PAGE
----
Giv'at Hamivtar Jerusalem DSCN0046a

Givat Hamivtar, seen from north

Givat HaMivtar (Hebrew: גבעת המִבְתָּר) is a Jewish neighborhood in northern East Jerusalem, Israel, established in 1970 between Ramat Eshkol and French Hill. It was established on a hill where an important battle took place in the Six Day War. Archaeological excavations have revealed important ancient Jewish tombs in the region. Givat Hamivtar was one of the first "Build Your Own Home" neighborhoods in Jerusalem.[1]


The hill on which Givat Hamivtar was established was the site of a Jordanian fort, one of a series of military installations blocking Jewish access to Mount Scopus and cutting off Hadassah Hospital, the Hebrew University, and the National Library of Israel from West Jerusalem.[2] The Jordanians called itTal al-Mudura, lit. "round hill."[3] Jordanian snipers used this strategic location to fire on Israeli troops during the Battle of Ammunition Hill. Givat HaMivtar was conquered by an Israeli tank force after two attempts. The first mission failed after an Israeli soldier was killed by friendly fire.[4][5]

The Jerusalem neighborhood of Givat Hamivtar was planned as part of a sequence of Jewish neighborhoods called the bariah or "hinge" neighborhoods[1][6] connecting west Jerusalem to Mount Scopus. The name of the neighborhood means "bissected hill," either referring to the crisscross of Jordan bunkers that existed before the neighborhood was built,[6] or the earthworks cutting through Mount Scopus to create a road from Jerusalem’s Old City to Nablus.[7][8]

On July 1967, Prime Minister Levi Eshkol ordered government clerks to bypass the ordinary procedures to allow for Givat HaMivtar and the other hinge neighborhoods to be built as quickly as possible. When purchasing land encountered difficulties, some tracts were expropriated.[1] To speed up the building process, land was subsidized by the government.[1] Most of the homes in Givat HaMivtar were privately built. The majority of the homes were two-family homes, originally one-story high, to which a second floor was added over time.


Between 1968-2009, ten archeological digs were carried out on Givat HaMivtar.[9] Sepulchers discovered in the course of the digs were determined to be Jewish tombs of the Second Temple period. One yielded the only physical evidence for the Roman custom of crucifixion found to date.[10][11][12][13][14] These were the remains of a person called Jehohanan Ben Khagqol, and they included a heel bone with a nail driven through it from the side. The tip of the nail was bent, perhaps because of striking a knot in the upright beam, which prevented it being extracted from the foot.

Another tomb, highly ornate, held the remains of the family of Simon Bana Hekhalah, probably a builder of the Temple, as his name indicates.[15][16]

A third archaeologically interesting tomb on Givat HaMivtar is that of Abbah Bar Kahana (Aramaic: Abbah the priest). In the tomb prepared for his family, Abbah Bar Kahana secretly placed the body of Matatya Ben Yehuda, who had been exiled to Babylon and brought back to Jerusalem for burial.[17][18][19] Some historians believe Matatya Ben Yehuda was Antigonus II Mattathias, the exiled heir of Judea kingdom.[16][20]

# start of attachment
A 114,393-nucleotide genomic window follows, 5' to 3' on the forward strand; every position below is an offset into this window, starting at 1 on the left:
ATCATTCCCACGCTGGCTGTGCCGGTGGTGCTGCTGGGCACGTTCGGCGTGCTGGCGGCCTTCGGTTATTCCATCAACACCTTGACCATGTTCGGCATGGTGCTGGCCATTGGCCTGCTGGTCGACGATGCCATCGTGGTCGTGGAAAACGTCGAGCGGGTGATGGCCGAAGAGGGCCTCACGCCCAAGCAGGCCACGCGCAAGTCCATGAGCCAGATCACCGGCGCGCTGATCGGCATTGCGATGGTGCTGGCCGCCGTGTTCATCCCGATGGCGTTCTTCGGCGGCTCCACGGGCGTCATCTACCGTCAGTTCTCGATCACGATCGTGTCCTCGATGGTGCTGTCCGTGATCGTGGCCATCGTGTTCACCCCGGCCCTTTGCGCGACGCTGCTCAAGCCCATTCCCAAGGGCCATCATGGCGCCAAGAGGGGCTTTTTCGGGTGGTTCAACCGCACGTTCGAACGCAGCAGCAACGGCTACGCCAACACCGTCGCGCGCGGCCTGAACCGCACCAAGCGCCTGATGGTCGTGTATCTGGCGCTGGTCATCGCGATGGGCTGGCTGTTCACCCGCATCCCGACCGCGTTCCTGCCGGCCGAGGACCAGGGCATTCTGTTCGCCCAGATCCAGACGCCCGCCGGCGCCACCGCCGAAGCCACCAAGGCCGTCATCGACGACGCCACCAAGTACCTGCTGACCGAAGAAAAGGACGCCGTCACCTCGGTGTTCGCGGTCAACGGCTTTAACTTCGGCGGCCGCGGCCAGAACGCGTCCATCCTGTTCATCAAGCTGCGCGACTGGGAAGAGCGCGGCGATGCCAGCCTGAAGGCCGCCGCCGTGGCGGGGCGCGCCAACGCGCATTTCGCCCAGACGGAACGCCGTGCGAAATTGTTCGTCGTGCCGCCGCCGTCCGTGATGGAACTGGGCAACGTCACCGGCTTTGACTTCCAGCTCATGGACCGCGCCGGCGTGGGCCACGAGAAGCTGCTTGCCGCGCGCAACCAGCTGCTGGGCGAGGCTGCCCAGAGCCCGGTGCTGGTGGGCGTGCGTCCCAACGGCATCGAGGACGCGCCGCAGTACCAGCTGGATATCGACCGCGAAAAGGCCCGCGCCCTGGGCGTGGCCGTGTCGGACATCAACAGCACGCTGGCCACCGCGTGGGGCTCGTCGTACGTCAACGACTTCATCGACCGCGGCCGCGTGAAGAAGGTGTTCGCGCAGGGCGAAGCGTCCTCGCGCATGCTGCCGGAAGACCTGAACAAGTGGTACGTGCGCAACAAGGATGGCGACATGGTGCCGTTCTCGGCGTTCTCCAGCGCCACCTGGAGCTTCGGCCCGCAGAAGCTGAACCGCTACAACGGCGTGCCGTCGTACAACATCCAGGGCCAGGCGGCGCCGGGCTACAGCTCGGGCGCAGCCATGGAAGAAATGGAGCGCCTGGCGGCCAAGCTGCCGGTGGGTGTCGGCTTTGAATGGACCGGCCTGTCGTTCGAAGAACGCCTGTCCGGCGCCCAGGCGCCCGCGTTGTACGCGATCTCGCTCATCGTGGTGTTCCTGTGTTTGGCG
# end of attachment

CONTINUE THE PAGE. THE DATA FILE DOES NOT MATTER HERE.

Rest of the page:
Synagogue Giv'at HaMivtar Jerusalem July 10 2009 039

Givat Hamivtar's Synagogue

Givat HaMivtar has only preschools and kindergartens. The elementary schools of Ramat Eshkol were built on the border between the two neighborhoods in order to serve them both. High schools are located on French Hill and Ma'alot Dafna.[1]

The first synagogue in Givat HaMivtar was unique in that prayer services followed a non-specific nusach so that Jews of all ethnic groups could pray there.[21] In the first decade of this millennium, many of the neighborhood’s secular and Modern Orthodox residents have moved out, and ultra-Orthodox Jews have become a majority.[22]

Since the mid 1980s, there is a Makuya center in the neighborhood.[23]

Notable residents


  1. 1.0 1.1 1.2 1.3 1.4 Kroyanker, David (1988) (in Hebrew). ירושלים - המאבק על מבנה העיר וחזותה [Jerusalem - The struggle over the city structure and its appearance]. Zmora Bitan. 
  2. Ammunition Hill
  3. "אם אשכחך", Ministry of Education]
  4. משה מאיר, ישראל בת 58, אתר עיתון "הארץ"
  5. קרב גבעת התחמושת כמשל, אורי מילשטיין, 2002
  6. 6.0 6.1 סיור לאורך "הקו העירוני", אילן שפירא
  7. רמות אשכול וגבעת המבתר, מינהל קהילתי ושכונתי
  8. The earthworks cutting picture, early 1970s
  9. כתב העת "חדשות ארכאולוגיות" באתר רשות העתיקות
  10. Some Notes on Crucifixion
  11. David W. Chapman, Ancient Jewish and Christian perceptions of crucifixion (Mohr Siebeck, 2008), p. 86-89
  12. Joe Zias, Crucifixion in Antiquity - The Anthropological Evidence
  13. מעשה הצליבה, בטאון "גלילאו"
  14. [1]עמוס קלונר ובועז זיסו, עיר הקברים של ירושלים בימי הבית השני, הוצאת יד יצחק בן צבי
  15. הקבורה המשפחתית והחוץ-משפחתית בירושלים ובסביבתה בתקופת בית הורדוס
  16. 16.0 16.1 דוד בנבנישתי סיורים בירושלים קירית ספר 1980‏
  17. כתובות מתקופת בית שני, המשנה והתלמוד website of the Society for the Protection of Nature in Israel
  18. S. Rosenthal, "The Giv'at Ha-Mivtar Inscription". IEJ 23 (1973), 72-81
  19. שמואל ספראי, העלאת מתים לקבורה בארץ - ישראל באתר הספרייה הווירטואלית של המרכז לטכנולוגיה חינוכית - מט"ח
  20. אילת נגב בראיון עם אמילי עמרוסי, פורסם לראשונה בידיעות אחרונות
  21. אדיר זיק הובא למנוחות, בן חיים, מעריב
  22. The last secular stronghold, Haaretz
    בגובה העיניים עם שלמה רוזנר, רונית מזרחי ומירב שלום, זמן ירושלים ומעריב
  23. מרכז המקויה בירושלים, בלוגיית תפוז

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